In Connecticut, the homestead exemption protects up to $75,000 of equity in your home, more if you are married and filing a joint bankruptcy. Read on to learn more about the Connecticut homestead exemption in Connecticut.
For information about how the homestead exemption works in both Chapter 7 and Chapter 13 bankruptcy, see The Homestead Exemption in Bankruptcy. For more articles on exemptions, see our Bankruptcy Exemptions area.
Under the Connecticut exemption system, homeowners may exempt up to $75,000 of their home or other property covered by the homestead exemption. The homestead exemption is $125,000 if you are trying to protect your home against a money judgment from a hospital bill.
Example. Say you have a $200,000 house with a $125,000 mortgage, and you file for Chapter 7 bankruptcy in Connecticut. Because you have $75,000 of equity in your home, all of which is protected by the Connecticut homestead exemption, the trustee cannot take your house and sell it as part of the bankruptcy.
If you are a married couple filing a joint bankruptcy, Connecticut allows you to double the homestead exemption. But you must own the property jointly. This means that married couples can protect $150,000 of equity with the Connecticut homestead exemption.
(To learn more about joint bankruptcy, see Nolo's section on Bankruptcy Options for Married Couples.)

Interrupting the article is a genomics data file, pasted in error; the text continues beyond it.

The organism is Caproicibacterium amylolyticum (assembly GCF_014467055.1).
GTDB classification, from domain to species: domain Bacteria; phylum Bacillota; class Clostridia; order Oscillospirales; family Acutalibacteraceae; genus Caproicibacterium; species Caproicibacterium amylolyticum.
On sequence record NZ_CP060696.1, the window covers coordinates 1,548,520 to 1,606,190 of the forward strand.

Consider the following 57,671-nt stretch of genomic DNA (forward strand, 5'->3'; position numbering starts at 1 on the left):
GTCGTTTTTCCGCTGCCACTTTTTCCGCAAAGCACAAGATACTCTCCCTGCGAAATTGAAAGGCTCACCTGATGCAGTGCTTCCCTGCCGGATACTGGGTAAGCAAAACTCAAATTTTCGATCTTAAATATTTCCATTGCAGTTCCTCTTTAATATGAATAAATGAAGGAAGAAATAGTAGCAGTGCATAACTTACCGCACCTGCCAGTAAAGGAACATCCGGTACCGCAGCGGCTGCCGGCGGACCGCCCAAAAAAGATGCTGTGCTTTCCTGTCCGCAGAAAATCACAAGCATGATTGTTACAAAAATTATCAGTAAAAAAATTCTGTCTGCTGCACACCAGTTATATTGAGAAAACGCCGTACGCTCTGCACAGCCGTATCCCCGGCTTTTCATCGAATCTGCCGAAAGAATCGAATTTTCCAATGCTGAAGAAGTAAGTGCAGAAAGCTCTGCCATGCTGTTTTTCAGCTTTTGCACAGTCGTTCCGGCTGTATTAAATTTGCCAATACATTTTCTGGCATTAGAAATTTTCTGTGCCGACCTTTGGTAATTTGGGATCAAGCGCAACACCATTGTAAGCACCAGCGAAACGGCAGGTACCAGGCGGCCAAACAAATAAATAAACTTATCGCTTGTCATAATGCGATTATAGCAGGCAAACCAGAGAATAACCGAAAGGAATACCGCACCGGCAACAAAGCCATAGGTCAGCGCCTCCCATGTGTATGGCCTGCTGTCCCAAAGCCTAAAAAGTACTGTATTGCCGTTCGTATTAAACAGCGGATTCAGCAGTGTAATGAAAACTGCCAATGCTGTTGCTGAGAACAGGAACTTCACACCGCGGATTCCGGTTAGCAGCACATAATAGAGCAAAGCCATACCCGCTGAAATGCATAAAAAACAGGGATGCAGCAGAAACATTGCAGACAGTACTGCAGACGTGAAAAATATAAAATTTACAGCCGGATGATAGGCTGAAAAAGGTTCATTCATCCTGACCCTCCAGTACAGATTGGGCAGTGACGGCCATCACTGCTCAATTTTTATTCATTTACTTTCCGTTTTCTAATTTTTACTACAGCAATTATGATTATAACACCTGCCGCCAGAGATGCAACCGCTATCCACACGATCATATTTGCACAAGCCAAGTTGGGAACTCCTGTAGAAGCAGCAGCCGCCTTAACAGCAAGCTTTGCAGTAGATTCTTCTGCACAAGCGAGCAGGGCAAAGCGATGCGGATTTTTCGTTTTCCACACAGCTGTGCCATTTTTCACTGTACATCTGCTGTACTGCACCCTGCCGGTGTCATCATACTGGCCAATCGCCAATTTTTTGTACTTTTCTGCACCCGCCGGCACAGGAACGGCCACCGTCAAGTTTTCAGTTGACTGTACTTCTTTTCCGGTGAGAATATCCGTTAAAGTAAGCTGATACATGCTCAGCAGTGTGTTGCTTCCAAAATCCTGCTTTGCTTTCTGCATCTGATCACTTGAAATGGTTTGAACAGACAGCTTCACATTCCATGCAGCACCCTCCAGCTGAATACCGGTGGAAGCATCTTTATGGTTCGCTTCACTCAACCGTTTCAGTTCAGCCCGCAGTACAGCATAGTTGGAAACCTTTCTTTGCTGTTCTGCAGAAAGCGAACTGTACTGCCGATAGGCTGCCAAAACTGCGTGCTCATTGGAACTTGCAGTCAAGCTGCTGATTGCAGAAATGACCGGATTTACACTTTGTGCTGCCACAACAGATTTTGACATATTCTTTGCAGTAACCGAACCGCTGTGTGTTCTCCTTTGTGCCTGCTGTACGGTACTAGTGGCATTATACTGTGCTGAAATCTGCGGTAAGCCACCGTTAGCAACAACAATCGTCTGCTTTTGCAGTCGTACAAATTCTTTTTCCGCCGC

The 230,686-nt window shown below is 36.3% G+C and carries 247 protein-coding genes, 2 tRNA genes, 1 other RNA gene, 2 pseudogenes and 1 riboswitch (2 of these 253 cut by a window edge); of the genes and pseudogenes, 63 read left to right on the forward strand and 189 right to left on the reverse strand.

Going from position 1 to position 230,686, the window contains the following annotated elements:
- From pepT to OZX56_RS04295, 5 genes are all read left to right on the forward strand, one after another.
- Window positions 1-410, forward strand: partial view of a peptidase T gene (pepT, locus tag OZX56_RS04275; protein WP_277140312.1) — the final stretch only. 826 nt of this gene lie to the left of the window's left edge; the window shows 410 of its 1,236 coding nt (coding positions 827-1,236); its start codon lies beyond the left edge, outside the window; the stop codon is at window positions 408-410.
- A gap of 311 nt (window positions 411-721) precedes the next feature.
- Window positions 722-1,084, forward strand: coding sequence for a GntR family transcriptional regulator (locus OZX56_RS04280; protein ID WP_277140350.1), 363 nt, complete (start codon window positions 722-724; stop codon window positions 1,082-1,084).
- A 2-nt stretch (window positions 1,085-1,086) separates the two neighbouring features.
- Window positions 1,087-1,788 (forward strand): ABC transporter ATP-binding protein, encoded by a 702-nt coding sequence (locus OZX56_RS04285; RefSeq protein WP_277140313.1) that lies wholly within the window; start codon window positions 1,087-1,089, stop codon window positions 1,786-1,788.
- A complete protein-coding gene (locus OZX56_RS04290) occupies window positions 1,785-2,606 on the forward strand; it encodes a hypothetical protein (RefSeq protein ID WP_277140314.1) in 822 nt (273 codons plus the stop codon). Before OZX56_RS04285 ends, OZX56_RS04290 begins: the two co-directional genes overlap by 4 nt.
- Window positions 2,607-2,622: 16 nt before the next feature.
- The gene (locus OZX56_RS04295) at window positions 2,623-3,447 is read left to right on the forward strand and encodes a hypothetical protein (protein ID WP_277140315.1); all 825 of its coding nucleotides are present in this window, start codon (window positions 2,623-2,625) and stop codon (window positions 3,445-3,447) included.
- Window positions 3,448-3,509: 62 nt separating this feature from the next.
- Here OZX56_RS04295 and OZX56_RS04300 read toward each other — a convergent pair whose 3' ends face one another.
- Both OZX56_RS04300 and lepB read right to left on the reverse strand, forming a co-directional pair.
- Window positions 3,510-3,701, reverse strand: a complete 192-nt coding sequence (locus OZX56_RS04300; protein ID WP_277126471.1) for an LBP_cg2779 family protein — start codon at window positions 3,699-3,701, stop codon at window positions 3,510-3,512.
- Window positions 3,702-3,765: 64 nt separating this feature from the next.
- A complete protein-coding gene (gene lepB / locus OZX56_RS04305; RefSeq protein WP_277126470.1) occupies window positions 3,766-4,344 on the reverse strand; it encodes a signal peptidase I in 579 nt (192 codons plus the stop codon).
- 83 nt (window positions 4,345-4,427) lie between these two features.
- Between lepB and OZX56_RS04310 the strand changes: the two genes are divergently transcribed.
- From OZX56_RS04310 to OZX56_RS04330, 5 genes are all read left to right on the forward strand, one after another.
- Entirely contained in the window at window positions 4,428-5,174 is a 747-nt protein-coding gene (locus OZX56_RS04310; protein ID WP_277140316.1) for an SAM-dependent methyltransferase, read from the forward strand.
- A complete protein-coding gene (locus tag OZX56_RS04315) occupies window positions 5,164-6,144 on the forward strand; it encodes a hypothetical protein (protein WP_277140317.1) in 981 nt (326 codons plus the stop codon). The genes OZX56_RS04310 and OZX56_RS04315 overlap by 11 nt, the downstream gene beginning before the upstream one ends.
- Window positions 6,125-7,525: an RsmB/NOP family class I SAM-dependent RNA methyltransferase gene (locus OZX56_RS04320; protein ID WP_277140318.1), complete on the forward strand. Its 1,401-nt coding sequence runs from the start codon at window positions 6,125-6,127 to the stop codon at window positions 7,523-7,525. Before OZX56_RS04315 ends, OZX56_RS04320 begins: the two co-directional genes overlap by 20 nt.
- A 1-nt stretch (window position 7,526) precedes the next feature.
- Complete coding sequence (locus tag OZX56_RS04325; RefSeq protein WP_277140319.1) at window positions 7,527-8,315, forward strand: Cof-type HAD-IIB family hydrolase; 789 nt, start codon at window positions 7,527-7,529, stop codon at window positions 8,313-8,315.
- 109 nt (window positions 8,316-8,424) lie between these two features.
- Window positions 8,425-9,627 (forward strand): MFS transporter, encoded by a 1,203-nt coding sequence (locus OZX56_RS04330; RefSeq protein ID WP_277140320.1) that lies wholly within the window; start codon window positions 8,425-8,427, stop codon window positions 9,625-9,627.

In Connecticut the homestead exemption applies to real property, including your home, condominium, and mobile manufactured home. However, you must occupy the property as your primary residence. Also, the homestead applies only to claims arising after October 1, 1993.
In Connecticut you can use either the state exemption system or the federal bankruptcy exemption system (but you can’t pick and choose different exemptions from each system – you have to use all state exemptions or all federal exemptions.)
The federal bankruptcy homestead exemption amount is $22,975. The exemption may be used for homes, condos, co-ops, mobile homes, and burial plots. Married couples may double this exemption. You can find the federal bankruptcy homestead exemption at 11 U.S.C. §522(d)(1) and (5).
(To learn more about which state exemptions apply to you, see Which Exemptions Can You Use in Bankruptcy?)
In Connecticut the homestead exemption is automatic – you don’t have to file a homestead declaration in order to claim the homestead exemption in bankruptcy.
Connecticut’s homestead exemption is found in the Connecticut state statutes at Connecticut General Statutes Annotated § 52-352a(e) and § 52-352b(t). To learn how to find state statutes, check out Nolo’s Laws and Legal Research area.
The homestead exemption is updated periodically to keep up with inflation. Make sure to check current exemption amounts when filing for bankruptcy.